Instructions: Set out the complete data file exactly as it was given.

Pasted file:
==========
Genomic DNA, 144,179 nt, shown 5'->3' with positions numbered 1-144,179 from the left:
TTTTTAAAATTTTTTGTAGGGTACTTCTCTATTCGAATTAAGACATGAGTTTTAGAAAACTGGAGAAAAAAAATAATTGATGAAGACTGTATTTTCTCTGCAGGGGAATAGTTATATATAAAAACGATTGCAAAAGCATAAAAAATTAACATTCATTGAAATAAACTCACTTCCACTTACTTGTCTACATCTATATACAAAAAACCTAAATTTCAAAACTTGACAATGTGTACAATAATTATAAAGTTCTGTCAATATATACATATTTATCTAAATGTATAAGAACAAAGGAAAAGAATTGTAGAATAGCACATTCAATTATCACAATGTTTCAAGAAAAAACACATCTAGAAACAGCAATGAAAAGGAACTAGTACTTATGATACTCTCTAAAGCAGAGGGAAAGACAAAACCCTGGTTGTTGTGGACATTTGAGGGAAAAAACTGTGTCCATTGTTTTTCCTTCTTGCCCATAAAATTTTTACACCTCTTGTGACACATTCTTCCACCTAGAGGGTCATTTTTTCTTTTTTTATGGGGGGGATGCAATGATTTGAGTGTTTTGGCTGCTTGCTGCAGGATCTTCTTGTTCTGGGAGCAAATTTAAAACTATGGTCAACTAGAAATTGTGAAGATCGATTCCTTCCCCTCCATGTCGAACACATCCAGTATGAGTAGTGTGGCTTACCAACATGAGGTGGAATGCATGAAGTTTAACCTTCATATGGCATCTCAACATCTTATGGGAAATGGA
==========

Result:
Genomic DNA, 144,179 nt, shown 5'->3' with positions numbered 1-144,179 from the left:
TTTTTAAAATTTTTTGTAGGGTACTTCTCTATTCGAATTAAGACATGAGTTTTAGAAAACTGGAGAAAAAAAATAATTGATGAAGACTGTATTTTCTCTGCAGGGGAATAGTTATATATAAAAACGATTGCAAAAGCATAAAAAATTAACATTCATTGAAATAAACTCACTTCCACTTACTTGTCTACATCTATATACAAAAAACCTAAATTTCAAAACTTGACAATGTGTACAATAATTATAAAGTTCTGTCAATATATACATATTTATCTAAATGTATAAGAACAAAGGAAAAGAATTGTAGAATAGCACATTCAATTATCACAATGTTTCAAGAAAAAACACATCTAGAAACAGCAATGAAAAGGAACTAGTACTTATGATACTCTCTAAAGCAGAGGGAAAGACAAAACCCTGGTTGTTGTGGACATTTGAGGGAAAAAACTGTGTCCATTGTTTTTCCTTCTTGCCCATAAAATTTTTACACCTCTTGTGACACATTCTTCCACCTAGAGGGTCATTTTTTCTTTTTTTATGGGGGGGATGCAATGATTTGAGTGTTTTGGCTGCTTGCTGCAGGATCTTCTTGTTCTGGGAGCAAATTTAAAACTATGGTCAACTAGAAATTGTGAAGATCGATTCCTTCCCCTCCATGTCGAACACATCCAGTATGAGTAGTGTGGCTTACCAACATGAGGTGGAATGCATGAAGTTTAACCTTCATATGGCATCTCAACATCTTATGGGAAATGGA